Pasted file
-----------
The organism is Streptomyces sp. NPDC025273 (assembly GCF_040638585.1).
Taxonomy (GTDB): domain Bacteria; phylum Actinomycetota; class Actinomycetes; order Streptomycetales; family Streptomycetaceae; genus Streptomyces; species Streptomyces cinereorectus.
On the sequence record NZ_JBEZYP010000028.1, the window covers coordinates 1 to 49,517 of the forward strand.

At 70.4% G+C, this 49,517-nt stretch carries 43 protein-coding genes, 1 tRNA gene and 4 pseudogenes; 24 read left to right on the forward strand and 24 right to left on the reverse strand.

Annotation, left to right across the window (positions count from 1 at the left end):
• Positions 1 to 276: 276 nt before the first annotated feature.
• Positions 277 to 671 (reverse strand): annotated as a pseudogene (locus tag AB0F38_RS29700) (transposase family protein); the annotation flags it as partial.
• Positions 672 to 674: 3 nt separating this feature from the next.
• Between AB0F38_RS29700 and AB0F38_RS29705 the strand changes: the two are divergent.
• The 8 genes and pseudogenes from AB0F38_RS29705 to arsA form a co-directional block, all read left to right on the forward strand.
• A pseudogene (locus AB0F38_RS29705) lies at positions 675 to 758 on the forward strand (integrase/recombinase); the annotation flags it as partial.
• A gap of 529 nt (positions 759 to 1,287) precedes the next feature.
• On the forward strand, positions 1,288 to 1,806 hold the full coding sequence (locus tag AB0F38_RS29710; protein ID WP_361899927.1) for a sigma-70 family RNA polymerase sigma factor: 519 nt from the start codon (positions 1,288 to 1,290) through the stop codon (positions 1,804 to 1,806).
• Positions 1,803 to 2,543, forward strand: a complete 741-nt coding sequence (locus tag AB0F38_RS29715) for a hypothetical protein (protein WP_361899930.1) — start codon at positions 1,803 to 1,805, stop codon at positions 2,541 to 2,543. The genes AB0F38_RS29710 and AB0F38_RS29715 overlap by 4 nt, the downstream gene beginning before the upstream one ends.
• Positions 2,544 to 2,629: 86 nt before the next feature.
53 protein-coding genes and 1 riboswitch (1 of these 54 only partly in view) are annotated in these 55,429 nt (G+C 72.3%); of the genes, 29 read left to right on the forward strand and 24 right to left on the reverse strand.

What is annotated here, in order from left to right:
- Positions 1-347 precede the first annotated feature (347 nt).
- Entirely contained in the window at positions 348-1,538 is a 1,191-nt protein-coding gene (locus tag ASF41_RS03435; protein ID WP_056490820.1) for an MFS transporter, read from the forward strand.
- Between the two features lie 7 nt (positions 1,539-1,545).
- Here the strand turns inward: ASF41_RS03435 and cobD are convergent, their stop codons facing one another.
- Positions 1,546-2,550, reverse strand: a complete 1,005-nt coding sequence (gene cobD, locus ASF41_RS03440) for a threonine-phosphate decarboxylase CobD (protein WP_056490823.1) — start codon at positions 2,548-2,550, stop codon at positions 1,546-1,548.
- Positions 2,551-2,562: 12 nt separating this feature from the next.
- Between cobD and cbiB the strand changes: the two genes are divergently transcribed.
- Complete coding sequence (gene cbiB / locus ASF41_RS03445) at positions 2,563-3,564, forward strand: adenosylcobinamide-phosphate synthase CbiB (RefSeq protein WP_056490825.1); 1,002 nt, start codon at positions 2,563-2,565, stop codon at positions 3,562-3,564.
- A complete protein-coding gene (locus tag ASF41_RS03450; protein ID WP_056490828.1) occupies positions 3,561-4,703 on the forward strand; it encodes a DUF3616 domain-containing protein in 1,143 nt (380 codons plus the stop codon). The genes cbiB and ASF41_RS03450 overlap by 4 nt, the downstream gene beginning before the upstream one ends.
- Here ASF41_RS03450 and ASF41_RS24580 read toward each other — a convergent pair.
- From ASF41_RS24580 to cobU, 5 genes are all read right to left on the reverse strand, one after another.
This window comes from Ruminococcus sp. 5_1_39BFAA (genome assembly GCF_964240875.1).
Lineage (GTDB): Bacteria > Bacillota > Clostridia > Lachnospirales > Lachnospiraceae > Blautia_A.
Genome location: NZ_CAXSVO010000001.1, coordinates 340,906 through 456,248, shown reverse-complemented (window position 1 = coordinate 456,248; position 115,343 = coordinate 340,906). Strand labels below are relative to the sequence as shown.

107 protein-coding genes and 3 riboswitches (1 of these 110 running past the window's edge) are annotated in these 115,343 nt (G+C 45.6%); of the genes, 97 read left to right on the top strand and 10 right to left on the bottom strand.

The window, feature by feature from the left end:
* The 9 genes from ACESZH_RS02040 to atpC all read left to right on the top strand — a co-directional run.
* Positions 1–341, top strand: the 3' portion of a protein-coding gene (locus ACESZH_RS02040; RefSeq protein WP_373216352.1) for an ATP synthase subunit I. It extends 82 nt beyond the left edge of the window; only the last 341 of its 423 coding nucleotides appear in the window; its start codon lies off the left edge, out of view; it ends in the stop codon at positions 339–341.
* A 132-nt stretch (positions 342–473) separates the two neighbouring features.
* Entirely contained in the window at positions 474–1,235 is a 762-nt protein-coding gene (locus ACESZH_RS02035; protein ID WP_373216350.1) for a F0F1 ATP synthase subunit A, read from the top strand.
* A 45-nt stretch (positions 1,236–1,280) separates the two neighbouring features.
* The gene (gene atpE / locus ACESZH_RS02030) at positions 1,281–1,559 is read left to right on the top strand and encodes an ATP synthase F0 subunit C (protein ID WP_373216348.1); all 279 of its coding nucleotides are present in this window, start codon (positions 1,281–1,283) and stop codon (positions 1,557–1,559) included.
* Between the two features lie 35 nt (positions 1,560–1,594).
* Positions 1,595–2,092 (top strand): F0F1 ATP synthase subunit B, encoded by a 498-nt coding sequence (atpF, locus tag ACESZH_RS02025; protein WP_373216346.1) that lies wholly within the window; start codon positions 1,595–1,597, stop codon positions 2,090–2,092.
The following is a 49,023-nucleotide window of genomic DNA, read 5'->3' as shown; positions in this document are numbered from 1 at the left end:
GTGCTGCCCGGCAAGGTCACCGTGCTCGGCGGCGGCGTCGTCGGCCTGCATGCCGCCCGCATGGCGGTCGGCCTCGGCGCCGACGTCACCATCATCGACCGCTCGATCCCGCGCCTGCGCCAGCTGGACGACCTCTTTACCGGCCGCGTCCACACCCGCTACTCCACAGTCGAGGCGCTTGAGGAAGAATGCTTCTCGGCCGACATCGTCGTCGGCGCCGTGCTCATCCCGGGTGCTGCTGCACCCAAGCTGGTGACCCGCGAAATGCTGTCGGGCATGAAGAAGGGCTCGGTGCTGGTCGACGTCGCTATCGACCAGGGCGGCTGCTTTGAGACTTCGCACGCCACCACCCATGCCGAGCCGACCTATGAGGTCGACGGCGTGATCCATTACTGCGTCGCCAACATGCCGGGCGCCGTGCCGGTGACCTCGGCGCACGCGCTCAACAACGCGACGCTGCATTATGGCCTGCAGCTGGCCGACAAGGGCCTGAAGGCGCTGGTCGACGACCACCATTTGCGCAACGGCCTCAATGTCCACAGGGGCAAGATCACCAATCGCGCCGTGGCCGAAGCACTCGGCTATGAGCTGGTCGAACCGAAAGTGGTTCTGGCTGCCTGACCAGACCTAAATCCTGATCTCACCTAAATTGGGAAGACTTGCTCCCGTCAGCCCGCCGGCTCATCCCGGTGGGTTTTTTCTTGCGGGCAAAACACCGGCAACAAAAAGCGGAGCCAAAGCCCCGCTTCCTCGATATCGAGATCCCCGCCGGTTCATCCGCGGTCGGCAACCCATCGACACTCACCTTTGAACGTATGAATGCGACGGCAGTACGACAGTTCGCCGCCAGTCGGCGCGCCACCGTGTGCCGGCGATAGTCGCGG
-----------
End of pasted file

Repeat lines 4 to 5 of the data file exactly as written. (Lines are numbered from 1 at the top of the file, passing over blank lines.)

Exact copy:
At 70.4% G+C, this 49,517-nt stretch carries 43 protein-coding genes, 1 tRNA gene and 4 pseudogenes; 24 read left to right on the forward strand and 24 right to left on the reverse strand.

Annotation, left to right across the window (positions count from 1 at the left end):